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Alcoa Inc. (AA) Up on Rising Demand and Stock Upgrade

By: , dated January 22nd, 2014

Shares of New York, NY, based Alcoa Inc. (AA) rose on Tuesday, against the backdrop of a mixed day in stocks overall. Alcoa Inc.’s stock was up 6.78%, rising 77 cents per share, to close at $12.13, on volume of 126,790,593 shares. The company’s stock was upgraded from “neutral” to “overweight” (buy) by an analyst at J.P. Morgan (JPM). The upgrade comes amid tightening aluminum supplies and increased demand for the metal from major customers.

Alcoa Inc. is the largest producer of aluminum in the United States, and the third largest producer in the world, with $23.7 billion in sales in 2012, and about 61,000 employees. The stock, which trades on the New York Stock Exchange, was up 34% in 2013.

In recent years, the aluminum industry has been reeling from weak prices caused by soft demand for the metal since the recession. However, last week, J.P. Morgan’s global commodities research team reduced it’s estimate for this year’s aluminum supply surplus by 46%, to 435,000 tons, at least partially on lower exports from China. The reduction in surplus supplies is expected to increase the price of the metal.

On Tuesday, J.P. Morgan increased Alcoa’s estimate of full year earnings for 2014 from $.40 a share, to $.78 a share. J.P. Morgan analyst Michael Gambardella increased his rating on Alcoa’s stock from “neutral” to “overweight” (buy), and raised his target price for the company’s stock from $9 to $15.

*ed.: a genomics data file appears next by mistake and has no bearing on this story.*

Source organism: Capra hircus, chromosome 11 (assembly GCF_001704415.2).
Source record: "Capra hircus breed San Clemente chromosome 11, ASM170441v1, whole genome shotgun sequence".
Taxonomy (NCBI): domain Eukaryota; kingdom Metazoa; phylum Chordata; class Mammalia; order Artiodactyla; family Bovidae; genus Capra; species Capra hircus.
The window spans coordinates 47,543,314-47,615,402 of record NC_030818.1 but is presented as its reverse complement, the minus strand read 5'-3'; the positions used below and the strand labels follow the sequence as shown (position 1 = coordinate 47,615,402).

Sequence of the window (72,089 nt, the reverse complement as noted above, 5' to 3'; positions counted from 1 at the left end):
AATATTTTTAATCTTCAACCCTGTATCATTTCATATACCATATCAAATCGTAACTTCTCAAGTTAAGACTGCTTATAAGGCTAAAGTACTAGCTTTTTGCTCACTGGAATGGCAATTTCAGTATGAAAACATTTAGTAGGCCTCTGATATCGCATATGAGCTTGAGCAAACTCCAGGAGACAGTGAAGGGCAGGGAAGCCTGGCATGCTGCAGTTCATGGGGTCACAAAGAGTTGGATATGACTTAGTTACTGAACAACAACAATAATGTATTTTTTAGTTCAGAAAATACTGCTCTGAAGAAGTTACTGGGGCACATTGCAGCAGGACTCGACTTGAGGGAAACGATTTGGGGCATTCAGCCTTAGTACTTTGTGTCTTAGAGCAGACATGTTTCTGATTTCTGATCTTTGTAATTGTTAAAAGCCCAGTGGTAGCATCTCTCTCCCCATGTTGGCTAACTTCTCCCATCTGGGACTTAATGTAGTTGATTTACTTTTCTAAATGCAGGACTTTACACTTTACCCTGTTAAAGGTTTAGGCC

Alcoa is taking a $2.34 billion loss in the fourth quarter of 2013, the result of write-downs on the value of acquisitions it made over the years. The company has been countering lower aluminum prices by closing smelting plants, and shifting more of its production into rolled sheet aluminum and products for planes and cars.

Auto manufacturer and Alcoa client Ford Motors (F) plans to shift from steel to aluminum in the production of its 2015 F-150 pickup truck series. As a result of the shift from steel to aluminum, the new pickup trucks will be 700 pounds lighter than previous models, and therefore more fuel-efficient. Boeing (BA) also plans to increase the use of aluminum in the construction of its new fleet of airplanes.

Last week, Alcoa CEO Klaus Kleinfeld, in outlining the company’s shift from smelter operations to services, such as rolled products and the engineered products and services segments, noted “What you’re seeing reflected in the earnings is that we are building up our value-add businesses. We are growing it. It now makes up 57 percent of our revenues and 80 percent of our segment profits, and that’s what we’re going after.”

Citing the abundance of positive news for the aluminum industry, and Alcoa in particular, CNBC’s Jim Cramer, remarked, “This was a breakout quarter, and they shut down some more smelting. This company is on the warpath to make big money this year.”

Other News About Alcoa, Inc.
Look Out U.S. Steel, Here Comes The Aluminum Truck!
Alcoa is gearing up now for that demand, recently completing a $300 million expansion.
Greenland Courting Alcoa to Build Smelter, Finance Minister Says
Greenland hopes to begin formal negotiations with Alcoa on building a smelter.

Other Stocks in the News
ExxonMobil dips after Bank of America downgrade
Shares of ExxonMobil Corp. fell on Tuesday after analysts at BoA Merrill Lynch lowered their rating.
Boeing Sees Surge in Boutique Plane Funding After Norwegian Deal
Boeing Co. sees jump in the proportion of aircraft financed through private placements.

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